Contributed by Lester Merklin and produced by Jean Suman, Lynn Nelson, and Susan Stafford.

Letter of Mary Jones

Panther Creek,
Caps County,
In haste. Ill.

Jacksonville, Jan. 20th 1848

My Dear Sir:

     I resume my pen to write a short epistle to you. I have anxiously looked for a letter from. you since you left Jacksonville, by not writinig I think you have forgotten Jacksonville and all the folks that are in it but I think there is one in it who has not forgotten you. I was out at Buena Vista at the appointed time and. heard the lecture delivered by the Rev. Mr. Daugherty of that place, I had a very pleasant visit but I would have enjoyed it more if you had been there. Dougherty told me he was a going to write you on Monday. I expect he gave you a full detail of all the proceedings. I have had my studying cap on ever since you was here but I have not got it entirely off yet. Oh! my friend you must not think hard if I take the liberty to ask you what your intentions are concerning this matter that you have been waiting for me to answer. It is my wish if I reject the other not to remain in Jacksonville any length of time. Since your last visit your conversation and proposals to me has not been erased. from my mind. I shall look for an answer the first of next week. You must write if you have to write it on the anvil in the shop. Pardon me if I have done amiss by being so explicit on the time of getting married and leaving Jacksonville.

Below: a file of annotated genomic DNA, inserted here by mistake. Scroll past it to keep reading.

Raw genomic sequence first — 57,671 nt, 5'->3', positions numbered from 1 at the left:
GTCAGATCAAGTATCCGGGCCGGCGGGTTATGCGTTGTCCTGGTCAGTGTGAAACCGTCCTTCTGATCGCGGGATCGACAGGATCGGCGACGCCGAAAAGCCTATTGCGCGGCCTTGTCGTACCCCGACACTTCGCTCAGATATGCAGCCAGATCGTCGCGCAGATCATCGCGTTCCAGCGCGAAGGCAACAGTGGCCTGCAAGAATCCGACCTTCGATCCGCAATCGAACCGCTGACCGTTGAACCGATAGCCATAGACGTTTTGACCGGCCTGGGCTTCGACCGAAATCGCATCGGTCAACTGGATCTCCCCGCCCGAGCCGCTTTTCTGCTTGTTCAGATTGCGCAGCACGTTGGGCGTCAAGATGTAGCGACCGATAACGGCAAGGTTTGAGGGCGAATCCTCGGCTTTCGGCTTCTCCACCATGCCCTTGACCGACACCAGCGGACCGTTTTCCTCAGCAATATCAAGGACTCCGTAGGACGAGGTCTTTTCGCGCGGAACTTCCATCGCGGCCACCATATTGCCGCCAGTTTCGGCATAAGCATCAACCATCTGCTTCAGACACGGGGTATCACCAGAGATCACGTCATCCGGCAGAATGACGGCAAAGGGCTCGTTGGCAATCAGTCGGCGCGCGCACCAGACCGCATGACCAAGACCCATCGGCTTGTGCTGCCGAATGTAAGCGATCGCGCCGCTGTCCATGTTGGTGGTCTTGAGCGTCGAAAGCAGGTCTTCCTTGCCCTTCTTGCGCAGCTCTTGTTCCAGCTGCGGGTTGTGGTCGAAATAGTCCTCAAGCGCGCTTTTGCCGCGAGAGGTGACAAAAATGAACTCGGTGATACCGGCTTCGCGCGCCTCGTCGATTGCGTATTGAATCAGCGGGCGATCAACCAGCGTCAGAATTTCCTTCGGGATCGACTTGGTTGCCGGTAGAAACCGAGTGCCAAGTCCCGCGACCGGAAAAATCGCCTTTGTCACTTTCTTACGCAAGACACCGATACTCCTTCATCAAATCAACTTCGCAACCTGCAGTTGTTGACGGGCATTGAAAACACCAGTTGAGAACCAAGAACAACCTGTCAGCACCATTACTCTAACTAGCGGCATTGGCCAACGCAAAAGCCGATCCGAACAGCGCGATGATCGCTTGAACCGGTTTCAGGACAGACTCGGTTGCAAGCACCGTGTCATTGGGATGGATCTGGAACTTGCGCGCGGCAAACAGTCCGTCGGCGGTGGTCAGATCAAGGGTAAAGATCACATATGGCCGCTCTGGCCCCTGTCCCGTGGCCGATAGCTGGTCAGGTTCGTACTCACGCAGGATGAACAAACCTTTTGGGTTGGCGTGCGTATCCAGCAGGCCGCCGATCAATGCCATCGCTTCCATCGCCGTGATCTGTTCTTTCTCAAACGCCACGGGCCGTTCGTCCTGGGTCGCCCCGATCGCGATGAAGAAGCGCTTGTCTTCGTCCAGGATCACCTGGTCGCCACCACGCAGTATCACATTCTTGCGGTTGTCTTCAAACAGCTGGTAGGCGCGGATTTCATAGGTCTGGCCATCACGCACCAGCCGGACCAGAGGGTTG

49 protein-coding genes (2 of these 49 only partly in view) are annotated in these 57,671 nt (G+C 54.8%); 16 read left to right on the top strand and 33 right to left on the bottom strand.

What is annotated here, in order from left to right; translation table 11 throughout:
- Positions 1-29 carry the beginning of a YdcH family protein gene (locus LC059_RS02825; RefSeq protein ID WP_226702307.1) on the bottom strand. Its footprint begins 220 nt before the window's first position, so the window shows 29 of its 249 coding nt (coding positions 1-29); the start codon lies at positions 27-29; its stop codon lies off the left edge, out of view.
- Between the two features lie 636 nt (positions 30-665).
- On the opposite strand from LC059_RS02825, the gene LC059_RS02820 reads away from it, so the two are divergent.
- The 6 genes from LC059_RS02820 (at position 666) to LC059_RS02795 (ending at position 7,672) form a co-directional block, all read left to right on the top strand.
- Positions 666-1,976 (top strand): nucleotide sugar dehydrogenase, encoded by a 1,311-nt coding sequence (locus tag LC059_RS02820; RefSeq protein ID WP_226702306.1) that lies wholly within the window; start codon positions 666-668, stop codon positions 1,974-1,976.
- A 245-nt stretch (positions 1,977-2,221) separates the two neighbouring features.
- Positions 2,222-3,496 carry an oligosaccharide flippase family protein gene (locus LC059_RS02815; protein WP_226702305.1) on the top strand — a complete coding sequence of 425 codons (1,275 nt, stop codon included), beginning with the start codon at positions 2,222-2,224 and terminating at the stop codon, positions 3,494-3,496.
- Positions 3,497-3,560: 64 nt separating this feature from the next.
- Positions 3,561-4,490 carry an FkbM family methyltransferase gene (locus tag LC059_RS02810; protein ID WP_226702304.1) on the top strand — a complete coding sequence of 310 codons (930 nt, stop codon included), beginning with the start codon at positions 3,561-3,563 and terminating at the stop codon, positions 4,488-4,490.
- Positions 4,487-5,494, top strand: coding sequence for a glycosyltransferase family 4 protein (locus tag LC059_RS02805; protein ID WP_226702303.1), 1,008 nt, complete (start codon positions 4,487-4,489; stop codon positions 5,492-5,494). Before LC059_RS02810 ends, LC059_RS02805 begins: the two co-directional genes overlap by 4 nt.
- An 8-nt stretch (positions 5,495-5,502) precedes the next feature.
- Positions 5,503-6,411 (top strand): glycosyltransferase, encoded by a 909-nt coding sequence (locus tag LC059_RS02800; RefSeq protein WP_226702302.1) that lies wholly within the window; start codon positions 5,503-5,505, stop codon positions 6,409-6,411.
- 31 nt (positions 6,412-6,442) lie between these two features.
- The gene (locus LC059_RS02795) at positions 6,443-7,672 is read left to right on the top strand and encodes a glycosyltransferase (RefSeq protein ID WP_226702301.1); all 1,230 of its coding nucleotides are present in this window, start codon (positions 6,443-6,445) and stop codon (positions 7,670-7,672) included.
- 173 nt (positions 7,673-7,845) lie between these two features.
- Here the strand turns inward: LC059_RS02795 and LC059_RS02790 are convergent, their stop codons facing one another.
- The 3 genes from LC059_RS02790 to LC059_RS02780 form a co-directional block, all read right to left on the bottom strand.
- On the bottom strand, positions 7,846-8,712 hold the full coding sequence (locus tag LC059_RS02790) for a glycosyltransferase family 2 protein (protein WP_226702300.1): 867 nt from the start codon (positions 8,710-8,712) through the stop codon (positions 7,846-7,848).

Tis To Thee.

1. Tis to Thee my heart is turning
Though the eye be cast aside,
Tis for thee bright thoughts are burning
Though to speak the lips denied.

2. Though a look of love-like seeming,
Though a word of tender tone,
From the eye or lip be beaming,
Every pulse is thine alone.

Days of absence long and dreary,
Him that I love is far away.

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